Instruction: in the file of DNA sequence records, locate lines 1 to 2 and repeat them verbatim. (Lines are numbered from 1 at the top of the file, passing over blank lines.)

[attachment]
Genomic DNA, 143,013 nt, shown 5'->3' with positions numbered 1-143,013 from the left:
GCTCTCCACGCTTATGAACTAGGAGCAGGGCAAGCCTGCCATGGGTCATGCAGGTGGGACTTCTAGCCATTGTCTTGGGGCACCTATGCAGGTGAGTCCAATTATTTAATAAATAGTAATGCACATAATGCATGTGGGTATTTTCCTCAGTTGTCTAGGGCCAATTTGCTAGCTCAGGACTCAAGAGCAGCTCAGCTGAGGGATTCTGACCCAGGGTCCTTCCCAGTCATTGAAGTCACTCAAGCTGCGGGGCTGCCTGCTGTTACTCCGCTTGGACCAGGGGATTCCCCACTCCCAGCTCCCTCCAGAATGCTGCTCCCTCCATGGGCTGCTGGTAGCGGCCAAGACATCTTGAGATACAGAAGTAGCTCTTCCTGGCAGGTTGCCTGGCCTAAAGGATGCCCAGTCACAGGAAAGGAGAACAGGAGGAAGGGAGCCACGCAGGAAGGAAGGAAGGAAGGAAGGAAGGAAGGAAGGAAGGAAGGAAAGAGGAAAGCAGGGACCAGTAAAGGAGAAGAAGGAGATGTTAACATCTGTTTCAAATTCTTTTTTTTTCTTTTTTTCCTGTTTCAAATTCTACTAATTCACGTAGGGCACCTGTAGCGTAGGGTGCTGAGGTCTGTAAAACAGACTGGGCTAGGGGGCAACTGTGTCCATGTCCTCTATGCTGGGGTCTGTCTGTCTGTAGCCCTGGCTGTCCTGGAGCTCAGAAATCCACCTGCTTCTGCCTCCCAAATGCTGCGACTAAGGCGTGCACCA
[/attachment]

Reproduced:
Genomic DNA, 143,013 nt, shown 5'->3' with positions numbered 1-143,013 from the left:
GCTCTCCACGCTTATGAACTAGGAGCAGGGCAAGCCTGCCATGGGTCATGCAGGTGGGACTTCTAGCCATTGTCTTGGGGCACCTATGCAGGTGAGTCCAATTATTTAATAAATAGTAATGCACATAATGCATGTGGGTATTTTCCTCAGTTGTCTAGGGCCAATTTGCTAGCTCAGGACTCAAGAGCAGCTCAGCTGAGGGATTCTGACCCAGGGTCCTTCCCAGTCATTGAAGTCACTCAAGCTGCGGGGCTGCCTGCTGTTACTCCGCTTGGACCAGGGGATTCCCCACTCCCAGCTCCCTCCAGAATGCTGCTCCCTCCATGGGCTGCTGGTAGCGGCCAAGACATCTTGAGATACAGAAGTAGCTCTTCCTGGCAGGTTGCCTGGCCTAAAGGATGCCCAGTCACAGGAAAGGAGAACAGGAGGAAGGGAGCCACGCAGGAAGGAAGGAAGGAAGGAAGGAAGGAAGGAAGGAAGGAAGGAAAGAGGAAAGCAGGGACCAGTAAAGGAGAAGAAGGAGATGTTAACATCTGTTTCAAATTCTTTTTTTTTCTTTTTTTCCTGTTTCAAATTCTACTAATTCACGTAGGGCACCTGTAGCGTAGGGTGCTGAGGTCTGTAAAACAGACTGGGCTAGGGGGCAACTGTGTCCATGTCCTCTATGCTGGGGTCTGTCTGTCTGTAGCCCTGGCTGTCCTGGAGCTCAGAAATCCACCTGCTTCTGCCTCCCAAATGCTGCGACTAAGGCGTGCACCA